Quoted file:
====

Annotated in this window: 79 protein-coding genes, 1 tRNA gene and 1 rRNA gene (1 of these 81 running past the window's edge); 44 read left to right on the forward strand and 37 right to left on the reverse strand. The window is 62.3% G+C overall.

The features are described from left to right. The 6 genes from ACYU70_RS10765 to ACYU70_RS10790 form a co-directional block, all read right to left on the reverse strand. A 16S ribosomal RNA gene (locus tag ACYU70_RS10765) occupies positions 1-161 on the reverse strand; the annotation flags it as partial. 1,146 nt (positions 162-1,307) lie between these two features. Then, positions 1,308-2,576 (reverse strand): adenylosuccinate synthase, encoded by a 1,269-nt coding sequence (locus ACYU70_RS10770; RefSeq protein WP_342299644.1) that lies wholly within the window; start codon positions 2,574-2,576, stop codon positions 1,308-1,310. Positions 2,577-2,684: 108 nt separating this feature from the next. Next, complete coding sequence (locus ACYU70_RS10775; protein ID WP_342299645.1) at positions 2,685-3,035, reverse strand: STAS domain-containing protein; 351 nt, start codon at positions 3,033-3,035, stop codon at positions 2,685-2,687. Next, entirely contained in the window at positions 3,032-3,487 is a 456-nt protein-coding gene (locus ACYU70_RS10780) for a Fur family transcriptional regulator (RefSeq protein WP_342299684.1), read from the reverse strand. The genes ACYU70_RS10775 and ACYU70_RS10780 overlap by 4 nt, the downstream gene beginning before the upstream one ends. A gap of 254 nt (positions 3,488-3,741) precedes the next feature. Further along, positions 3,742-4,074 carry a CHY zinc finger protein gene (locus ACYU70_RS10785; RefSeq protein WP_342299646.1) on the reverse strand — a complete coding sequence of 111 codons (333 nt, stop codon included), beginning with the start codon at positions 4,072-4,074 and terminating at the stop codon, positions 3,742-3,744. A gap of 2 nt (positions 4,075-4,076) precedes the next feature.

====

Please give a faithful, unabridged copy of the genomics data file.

Annotated in this window: 79 protein-coding genes, 1 tRNA gene and 1 rRNA gene (1 of these 81 running past the window's edge); 44 read left to right on the forward strand and 37 right to left on the reverse strand. The window is 62.3% G+C overall.

The features are described from left to right. The 6 genes from ACYU70_RS10765 to ACYU70_RS10790 form a co-directional block, all read right to left on the reverse strand. A 16S ribosomal RNA gene (locus tag ACYU70_RS10765) occupies positions 1-161 on the reverse strand; the annotation flags it as partial. 1,146 nt (positions 162-1,307) lie between these two features. Then, positions 1,308-2,576 (reverse strand): adenylosuccinate synthase, encoded by a 1,269-nt coding sequence (locus ACYU70_RS10770; RefSeq protein WP_342299644.1) that lies wholly within the window; start codon positions 2,574-2,576, stop codon positions 1,308-1,310. Positions 2,577-2,684: 108 nt separating this feature from the next. Next, complete coding sequence (locus ACYU70_RS10775; protein ID WP_342299645.1) at positions 2,685-3,035, reverse strand: STAS domain-containing protein; 351 nt, start codon at positions 3,033-3,035, stop codon at positions 2,685-2,687. Next, entirely contained in the window at positions 3,032-3,487 is a 456-nt protein-coding gene (locus ACYU70_RS10780) for a Fur family transcriptional regulator (RefSeq protein WP_342299684.1), read from the reverse strand. The genes ACYU70_RS10775 and ACYU70_RS10780 overlap by 4 nt, the downstream gene beginning before the upstream one ends. A gap of 254 nt (positions 3,488-3,741) precedes the next feature. Further along, positions 3,742-4,074 carry a CHY zinc finger protein gene (locus ACYU70_RS10785; RefSeq protein WP_342299646.1) on the reverse strand — a complete coding sequence of 111 codons (333 nt, stop codon included), beginning with the start codon at positions 4,072-4,074 and terminating at the stop codon, positions 3,742-3,744. A gap of 2 nt (positions 4,075-4,076) precedes the next feature.